The history of seaweed reveals the story of how seaweed saved the crew of the Grimsby trawler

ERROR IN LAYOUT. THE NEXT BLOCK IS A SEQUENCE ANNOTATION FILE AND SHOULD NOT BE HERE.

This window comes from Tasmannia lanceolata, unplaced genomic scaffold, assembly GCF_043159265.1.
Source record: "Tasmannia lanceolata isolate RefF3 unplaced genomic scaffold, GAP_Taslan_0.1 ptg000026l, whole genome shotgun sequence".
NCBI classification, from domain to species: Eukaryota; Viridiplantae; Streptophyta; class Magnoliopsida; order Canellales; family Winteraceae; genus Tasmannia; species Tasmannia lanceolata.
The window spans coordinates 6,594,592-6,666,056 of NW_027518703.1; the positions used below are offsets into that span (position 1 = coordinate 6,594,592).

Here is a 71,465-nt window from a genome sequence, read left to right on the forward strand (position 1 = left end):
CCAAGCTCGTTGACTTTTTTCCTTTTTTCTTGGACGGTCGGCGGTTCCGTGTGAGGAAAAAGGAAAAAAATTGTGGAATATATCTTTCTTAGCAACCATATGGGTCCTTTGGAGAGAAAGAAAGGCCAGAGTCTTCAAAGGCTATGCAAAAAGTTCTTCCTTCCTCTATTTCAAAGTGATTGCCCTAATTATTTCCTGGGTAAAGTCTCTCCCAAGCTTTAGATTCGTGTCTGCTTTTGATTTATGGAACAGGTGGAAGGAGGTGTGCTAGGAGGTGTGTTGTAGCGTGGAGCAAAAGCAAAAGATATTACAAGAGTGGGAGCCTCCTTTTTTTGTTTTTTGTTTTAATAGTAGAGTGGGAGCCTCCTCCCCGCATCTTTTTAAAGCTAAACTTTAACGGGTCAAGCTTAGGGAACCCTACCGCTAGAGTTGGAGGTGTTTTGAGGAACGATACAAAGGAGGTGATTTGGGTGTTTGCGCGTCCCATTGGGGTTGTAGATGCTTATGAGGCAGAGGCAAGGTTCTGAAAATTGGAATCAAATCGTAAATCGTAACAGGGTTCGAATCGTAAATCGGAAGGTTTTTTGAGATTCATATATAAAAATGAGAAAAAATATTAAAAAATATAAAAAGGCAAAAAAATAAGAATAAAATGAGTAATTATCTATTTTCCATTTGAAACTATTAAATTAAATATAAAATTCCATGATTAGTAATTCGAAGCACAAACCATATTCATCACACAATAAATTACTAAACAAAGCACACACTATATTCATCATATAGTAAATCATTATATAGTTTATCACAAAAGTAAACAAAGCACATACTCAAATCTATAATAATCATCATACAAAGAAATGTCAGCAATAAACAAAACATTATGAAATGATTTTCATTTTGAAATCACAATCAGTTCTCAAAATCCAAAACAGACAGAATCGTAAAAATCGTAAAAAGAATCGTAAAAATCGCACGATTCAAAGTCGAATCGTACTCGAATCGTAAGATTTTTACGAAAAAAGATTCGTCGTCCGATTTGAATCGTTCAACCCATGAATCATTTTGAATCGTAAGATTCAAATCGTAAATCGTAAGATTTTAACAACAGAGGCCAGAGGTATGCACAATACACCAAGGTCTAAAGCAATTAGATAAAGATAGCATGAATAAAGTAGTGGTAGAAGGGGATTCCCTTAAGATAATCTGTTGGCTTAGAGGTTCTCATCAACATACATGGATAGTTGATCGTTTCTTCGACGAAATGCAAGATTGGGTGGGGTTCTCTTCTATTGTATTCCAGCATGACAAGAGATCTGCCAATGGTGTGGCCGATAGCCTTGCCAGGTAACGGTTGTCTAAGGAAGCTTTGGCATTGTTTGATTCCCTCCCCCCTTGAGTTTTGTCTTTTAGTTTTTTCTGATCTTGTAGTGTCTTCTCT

The history of seaweed is rich and fascinating, showing how the sea plant has saved lives in the past A small piece of seaweed saved the lives of the trawler Lord Darling and her crew in a miraculously strange episode from the history of seaweed. Originally built in Selby in 1914, the Lord Darling was originally called the Prince Palatine under the ownership of the Cargill Steam Fishing Company of Hull but was renamed in 1923 when she joined Consolidated Fisheries in Grimsby. This particular episode in the history of seaweed took place in the 1930s. On an expedition off the west coast of Scotland, the 19-year-old trawler — battered by roaring winds and wild seas — developed a leak. It seemed that all would be lost off Cape Wrath as water flooded into the vessel, which was almost completely submerged for nearly three quarters of an hour. Then, suddenly, it seemed to right itself. Even with water rising in the ship, Skipper Osborne and the rest of the Darling’s crew were able to navigate and beach the vessel in Loch Ewe. They had no idea why the ship had not sunk completely. What the crew then discovered was how this ship became an incredible story in the history of seaweed. The reason behind the ship’s survival on the water was downright miraculous… As Lord Darling was beached at Loch Ewe, Osborne discovered a small piece of seaweed wedged into a hole in the side of the ship, plugging up the damage. With the help of four villagers, the crew managed to dry the ship, repair the hole and...